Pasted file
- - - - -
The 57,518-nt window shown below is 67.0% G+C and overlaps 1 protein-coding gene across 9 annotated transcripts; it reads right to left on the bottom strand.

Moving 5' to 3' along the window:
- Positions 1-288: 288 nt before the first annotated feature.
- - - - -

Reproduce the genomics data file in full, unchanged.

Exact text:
The 57,518-nt window shown below is 67.0% G+C and overlaps 1 protein-coding gene across 9 annotated transcripts; it reads right to left on the bottom strand.

Moving 5' to 3' along the window:
- Positions 1-288: 288 nt before the first annotated feature.